The Crusades were expeditions undertaken, in fulfilment of a solemn vow, to deliver the Holy Places from Mohammedan tyranny.
The origin of the word may be traced to the cross made of cloth and worn as a badge on the outer garment of those who took part in these enterprises. Medieval writers use the terms crux ( pro cruce transmarina , Charter of 1284, cited by Du Cange s.v. crux ), croisement (Joinville), croiserie ( Monstrelet ), etc. Since the Middle Ages the meaning of the word crusade has been extended to include all wars undertaken in pursuance of a vow, and directed against infidels, i.e. against Mohammedans, pagans, heretics, or those under the ban of excommunication. The wars waged by the Spaniards against the Moors constituted a continual crusade from the eleventh to the sixteenth century; in the north of Europe crusades were organized against the Prussians and Lithuanians ; the extermination of the Albigensian heresy was due to a crusade, and, in the thirteenth century the popes preached crusades against John Lackland and Frederick II. But modern literature has abused the word by applying it to all wars of a religious character, as, for instance, the expedition of Heraclius against the Persians in the seventh century and the conquest of Saxony by Charlemagne.
The idea of the crusade corresponds to a political conception which was realized in Christendom only from the eleventh to the fifteenth century; this supposes a union of all peoples and sovereigns under the direction of the popes. All crusades were announced by preaching. After pronouncing a solemn vow, each warrior received a cross from the hands of the pope or his legates, and was thenceforth considered a soldier of the Church. Crusaders were also granted indulgences and temporal privileges, such as exemption from civil jurisdiction, inviolability of persons or lands, etc. Of all these wars undertaken in the name of Christendom, the most important were the Eastern Crusades, which are the only ones treated in this article.
It has been customary to describe the Crusades as eight in number:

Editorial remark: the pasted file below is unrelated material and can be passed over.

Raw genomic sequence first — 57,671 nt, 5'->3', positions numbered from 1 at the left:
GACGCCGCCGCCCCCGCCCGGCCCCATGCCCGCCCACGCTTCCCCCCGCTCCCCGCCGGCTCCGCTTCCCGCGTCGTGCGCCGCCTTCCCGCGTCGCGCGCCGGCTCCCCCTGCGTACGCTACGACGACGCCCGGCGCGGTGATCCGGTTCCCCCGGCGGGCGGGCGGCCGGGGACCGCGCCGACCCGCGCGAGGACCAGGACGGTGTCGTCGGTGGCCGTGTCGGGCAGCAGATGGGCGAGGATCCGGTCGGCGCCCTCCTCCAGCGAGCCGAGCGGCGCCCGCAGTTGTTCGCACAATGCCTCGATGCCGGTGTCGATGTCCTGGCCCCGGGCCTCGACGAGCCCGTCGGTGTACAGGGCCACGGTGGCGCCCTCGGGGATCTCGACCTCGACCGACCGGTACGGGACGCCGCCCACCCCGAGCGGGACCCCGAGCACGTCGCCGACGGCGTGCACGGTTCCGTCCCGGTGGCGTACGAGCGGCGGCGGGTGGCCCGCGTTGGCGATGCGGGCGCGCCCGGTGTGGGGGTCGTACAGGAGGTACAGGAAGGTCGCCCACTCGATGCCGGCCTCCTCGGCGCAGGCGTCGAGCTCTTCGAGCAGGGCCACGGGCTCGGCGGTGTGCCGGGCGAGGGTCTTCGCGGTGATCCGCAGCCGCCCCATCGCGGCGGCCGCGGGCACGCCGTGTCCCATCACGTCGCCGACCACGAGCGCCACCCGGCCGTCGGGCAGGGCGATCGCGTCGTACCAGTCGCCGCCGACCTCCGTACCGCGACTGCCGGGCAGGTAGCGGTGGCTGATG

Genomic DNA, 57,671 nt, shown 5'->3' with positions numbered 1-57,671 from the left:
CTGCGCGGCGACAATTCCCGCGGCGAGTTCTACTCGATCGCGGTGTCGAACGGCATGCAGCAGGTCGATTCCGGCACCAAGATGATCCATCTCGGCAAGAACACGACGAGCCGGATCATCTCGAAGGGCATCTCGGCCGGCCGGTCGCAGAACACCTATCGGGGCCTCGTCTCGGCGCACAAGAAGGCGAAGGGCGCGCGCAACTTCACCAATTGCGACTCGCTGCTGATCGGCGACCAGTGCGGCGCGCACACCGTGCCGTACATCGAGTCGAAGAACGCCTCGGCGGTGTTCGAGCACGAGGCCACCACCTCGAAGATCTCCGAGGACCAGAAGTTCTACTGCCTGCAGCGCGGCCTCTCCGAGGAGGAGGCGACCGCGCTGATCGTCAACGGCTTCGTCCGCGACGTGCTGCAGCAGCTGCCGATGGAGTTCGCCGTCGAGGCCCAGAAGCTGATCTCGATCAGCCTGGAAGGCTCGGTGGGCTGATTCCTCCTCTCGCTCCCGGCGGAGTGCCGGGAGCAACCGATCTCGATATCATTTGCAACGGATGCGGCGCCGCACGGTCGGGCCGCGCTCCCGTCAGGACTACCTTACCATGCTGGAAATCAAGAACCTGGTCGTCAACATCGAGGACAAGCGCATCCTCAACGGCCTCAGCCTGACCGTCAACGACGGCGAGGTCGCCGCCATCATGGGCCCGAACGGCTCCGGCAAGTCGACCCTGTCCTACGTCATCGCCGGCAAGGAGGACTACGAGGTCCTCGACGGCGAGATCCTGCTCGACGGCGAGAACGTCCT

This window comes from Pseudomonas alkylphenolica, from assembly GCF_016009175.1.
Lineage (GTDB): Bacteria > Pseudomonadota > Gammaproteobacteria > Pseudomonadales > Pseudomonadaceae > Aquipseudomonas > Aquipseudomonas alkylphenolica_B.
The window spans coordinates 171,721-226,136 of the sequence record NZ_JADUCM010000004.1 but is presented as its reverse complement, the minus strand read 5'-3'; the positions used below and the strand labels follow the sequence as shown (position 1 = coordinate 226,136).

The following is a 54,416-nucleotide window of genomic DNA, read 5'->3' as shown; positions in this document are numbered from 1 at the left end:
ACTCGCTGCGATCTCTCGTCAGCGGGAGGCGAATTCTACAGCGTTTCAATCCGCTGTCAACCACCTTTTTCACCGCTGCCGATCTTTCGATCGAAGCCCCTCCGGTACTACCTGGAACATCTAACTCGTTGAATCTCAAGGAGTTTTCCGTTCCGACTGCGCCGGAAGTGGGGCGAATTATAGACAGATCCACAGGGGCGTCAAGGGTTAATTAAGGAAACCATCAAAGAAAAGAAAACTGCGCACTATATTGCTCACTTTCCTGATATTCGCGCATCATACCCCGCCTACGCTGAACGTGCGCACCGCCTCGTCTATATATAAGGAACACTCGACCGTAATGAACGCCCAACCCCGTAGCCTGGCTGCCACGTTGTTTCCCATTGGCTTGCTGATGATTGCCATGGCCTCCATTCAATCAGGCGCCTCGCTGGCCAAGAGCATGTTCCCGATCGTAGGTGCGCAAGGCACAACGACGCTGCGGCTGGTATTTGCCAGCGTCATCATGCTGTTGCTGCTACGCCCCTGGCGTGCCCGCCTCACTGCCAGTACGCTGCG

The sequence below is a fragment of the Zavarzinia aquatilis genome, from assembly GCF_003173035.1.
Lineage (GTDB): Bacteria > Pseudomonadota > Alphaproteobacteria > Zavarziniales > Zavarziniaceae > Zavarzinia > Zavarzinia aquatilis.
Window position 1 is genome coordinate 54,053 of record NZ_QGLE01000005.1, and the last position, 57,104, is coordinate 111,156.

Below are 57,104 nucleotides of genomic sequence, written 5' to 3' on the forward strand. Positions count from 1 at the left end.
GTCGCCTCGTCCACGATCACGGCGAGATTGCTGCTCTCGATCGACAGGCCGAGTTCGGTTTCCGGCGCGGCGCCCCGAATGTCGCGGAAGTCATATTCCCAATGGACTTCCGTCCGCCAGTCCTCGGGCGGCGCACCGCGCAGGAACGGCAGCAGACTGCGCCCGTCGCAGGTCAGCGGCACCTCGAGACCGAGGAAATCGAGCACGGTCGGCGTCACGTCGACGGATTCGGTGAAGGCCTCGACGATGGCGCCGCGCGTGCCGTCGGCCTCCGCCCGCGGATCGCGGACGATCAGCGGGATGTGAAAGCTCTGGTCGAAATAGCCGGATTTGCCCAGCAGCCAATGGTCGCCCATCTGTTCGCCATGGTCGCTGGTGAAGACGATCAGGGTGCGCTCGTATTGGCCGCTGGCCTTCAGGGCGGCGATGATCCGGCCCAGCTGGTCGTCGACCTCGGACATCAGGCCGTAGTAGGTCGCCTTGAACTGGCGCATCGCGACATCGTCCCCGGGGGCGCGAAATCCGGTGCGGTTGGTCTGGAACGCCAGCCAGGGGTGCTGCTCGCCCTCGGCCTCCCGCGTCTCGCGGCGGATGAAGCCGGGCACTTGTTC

This division is arbitrary and excludes many important expeditions, among them those of the fourteenth and fifteenth centuries. In reality the Crusades continued until the end of the seventeenth century, the crusade of Lepanto occurring in 1571, that of Hungary in 1664, and the crusade of the Duke of Burgundy to Candia, in 1669. A more scientific division is based on the history of the Christian settlements in the East; therefore the subject will be considered in the following order:I. Origin of the Crusades;
The origin of the Crusades is directly traceable to the moral and political condition of Western Christendom in the eleventh century. At that time Europe was divided into numerous states whose sovereigns were absorbed in tedious and petty territorial disputes while the emperor, in theory the temporal head of Christendom, was wasting his strength in the quarrel over Investitures. The popes alone had maintained a just estimate of Christian unity ; they realized to what extent the interests of Europe were threatened by the Byzantine Empire and the Mohammedan tribes, and they alone had a foreign policy whose traditions were formed under Leo IX and Gregory VII. The reform effected in the Church and the papacy through the influence of the monks of Cluny had increased the prestige of the Roman pontiff in the eyes of all Christian nations; hence none but the pope could inaugurate the international movement that culminated in the Crusades. But despite his eminent authority the pope could never have persuaded the Western peoples to arm themselves for the conquest of the Holy Land had not the immemorial relations between Syria and the West favoured his design. Europeans listened to the voice of Urban II because their own inclination and historic traditions impelled them towards the Holy Sepulchre.